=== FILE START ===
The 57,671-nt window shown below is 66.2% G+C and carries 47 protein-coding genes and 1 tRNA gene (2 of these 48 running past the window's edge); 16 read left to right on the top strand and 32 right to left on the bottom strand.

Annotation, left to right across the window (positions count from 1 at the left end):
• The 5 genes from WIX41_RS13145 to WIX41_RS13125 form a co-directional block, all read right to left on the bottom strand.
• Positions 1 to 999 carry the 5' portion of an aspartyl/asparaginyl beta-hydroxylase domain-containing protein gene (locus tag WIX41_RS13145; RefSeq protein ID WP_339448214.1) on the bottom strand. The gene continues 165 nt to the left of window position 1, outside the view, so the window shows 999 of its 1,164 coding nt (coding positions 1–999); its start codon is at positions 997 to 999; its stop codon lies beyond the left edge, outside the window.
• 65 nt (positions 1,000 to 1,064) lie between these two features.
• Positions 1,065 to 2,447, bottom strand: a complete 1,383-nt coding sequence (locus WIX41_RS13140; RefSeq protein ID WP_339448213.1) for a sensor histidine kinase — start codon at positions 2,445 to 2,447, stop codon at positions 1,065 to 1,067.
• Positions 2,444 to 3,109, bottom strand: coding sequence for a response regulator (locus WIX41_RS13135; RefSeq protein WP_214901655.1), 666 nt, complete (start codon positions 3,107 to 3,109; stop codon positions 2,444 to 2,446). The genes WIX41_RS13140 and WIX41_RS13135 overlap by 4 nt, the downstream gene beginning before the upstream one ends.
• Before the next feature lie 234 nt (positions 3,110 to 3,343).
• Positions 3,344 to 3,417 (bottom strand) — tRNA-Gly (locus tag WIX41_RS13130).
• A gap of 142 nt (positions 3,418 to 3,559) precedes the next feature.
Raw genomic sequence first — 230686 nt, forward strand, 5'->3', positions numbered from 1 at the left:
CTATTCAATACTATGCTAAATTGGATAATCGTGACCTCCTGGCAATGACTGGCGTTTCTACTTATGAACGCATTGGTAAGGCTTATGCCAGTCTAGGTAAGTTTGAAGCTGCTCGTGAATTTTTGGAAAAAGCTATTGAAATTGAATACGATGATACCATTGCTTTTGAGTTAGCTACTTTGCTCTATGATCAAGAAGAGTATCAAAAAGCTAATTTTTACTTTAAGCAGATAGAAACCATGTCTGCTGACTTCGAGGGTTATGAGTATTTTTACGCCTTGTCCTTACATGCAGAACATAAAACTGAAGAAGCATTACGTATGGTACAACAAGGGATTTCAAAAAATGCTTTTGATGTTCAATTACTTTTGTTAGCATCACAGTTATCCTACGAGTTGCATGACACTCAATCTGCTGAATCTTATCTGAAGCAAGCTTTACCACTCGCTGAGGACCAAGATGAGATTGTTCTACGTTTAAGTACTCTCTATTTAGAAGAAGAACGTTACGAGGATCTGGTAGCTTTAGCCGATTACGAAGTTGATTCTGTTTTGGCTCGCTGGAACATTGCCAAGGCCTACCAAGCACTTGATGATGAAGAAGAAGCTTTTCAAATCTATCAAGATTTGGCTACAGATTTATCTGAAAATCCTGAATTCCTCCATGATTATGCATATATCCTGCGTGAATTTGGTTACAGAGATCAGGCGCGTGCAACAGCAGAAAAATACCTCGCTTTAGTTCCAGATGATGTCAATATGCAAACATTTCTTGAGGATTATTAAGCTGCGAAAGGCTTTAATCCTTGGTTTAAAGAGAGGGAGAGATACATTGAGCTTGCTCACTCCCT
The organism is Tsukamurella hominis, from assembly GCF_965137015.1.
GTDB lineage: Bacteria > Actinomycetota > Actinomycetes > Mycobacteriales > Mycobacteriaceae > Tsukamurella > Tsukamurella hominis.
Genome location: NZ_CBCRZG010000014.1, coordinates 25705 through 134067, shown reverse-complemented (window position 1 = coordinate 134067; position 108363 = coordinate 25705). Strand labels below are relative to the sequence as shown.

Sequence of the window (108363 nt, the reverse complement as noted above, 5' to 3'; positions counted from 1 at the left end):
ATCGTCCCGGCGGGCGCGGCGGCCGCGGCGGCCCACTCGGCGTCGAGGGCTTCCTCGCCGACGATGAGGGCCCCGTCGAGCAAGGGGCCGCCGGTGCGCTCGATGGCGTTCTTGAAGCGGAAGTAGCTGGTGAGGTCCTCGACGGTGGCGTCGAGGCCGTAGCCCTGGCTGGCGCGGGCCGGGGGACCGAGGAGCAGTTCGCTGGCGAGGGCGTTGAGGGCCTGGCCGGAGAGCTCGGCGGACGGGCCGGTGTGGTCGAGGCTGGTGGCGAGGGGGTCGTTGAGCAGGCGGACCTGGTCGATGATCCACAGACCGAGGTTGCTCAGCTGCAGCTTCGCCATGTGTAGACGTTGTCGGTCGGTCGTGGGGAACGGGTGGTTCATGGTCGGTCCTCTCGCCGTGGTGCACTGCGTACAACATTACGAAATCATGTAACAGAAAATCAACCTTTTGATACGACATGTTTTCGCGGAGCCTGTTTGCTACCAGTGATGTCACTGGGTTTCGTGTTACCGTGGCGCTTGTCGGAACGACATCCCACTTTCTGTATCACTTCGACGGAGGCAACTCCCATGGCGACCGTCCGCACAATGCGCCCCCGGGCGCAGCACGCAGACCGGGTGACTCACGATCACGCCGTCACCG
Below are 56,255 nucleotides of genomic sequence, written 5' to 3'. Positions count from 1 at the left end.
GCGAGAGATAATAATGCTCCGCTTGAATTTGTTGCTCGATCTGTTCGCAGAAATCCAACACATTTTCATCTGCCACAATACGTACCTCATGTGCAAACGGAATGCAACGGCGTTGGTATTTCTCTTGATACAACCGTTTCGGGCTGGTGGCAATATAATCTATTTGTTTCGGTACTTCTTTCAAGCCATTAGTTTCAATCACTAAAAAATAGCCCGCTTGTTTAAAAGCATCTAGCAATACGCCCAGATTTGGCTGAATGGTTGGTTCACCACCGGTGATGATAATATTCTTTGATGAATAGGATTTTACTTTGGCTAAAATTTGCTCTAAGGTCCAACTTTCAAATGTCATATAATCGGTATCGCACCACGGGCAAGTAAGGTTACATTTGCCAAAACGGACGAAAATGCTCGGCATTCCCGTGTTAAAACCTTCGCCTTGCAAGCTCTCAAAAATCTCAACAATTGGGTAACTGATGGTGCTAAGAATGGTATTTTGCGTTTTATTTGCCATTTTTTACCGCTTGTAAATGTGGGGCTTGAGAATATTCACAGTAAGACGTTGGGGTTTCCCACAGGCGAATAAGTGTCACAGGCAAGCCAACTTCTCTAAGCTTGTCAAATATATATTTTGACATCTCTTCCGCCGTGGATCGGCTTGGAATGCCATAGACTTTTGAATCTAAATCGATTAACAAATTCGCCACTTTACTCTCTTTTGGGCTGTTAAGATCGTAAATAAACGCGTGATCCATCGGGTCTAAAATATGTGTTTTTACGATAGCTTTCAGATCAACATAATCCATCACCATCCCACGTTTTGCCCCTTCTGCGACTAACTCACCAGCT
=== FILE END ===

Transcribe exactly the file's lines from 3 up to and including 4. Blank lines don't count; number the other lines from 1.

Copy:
• The 5 genes from WIX41_RS13145 to WIX41_RS13125 form a co-directional block, all read right to left on the bottom strand.
• Positions 1 to 999 carry the 5' portion of an aspartyl/asparaginyl beta-hydroxylase domain-containing protein gene (locus tag WIX41_RS13145; RefSeq protein ID WP_339448214.1) on the bottom strand. The gene continues 165 nt to the left of window position 1, outside the view, so the window shows 999 of its 1,164 coding nt (coding positions 1–999); its start codon is at positions 997 to 999; its stop codon lies beyond the left edge, outside the window.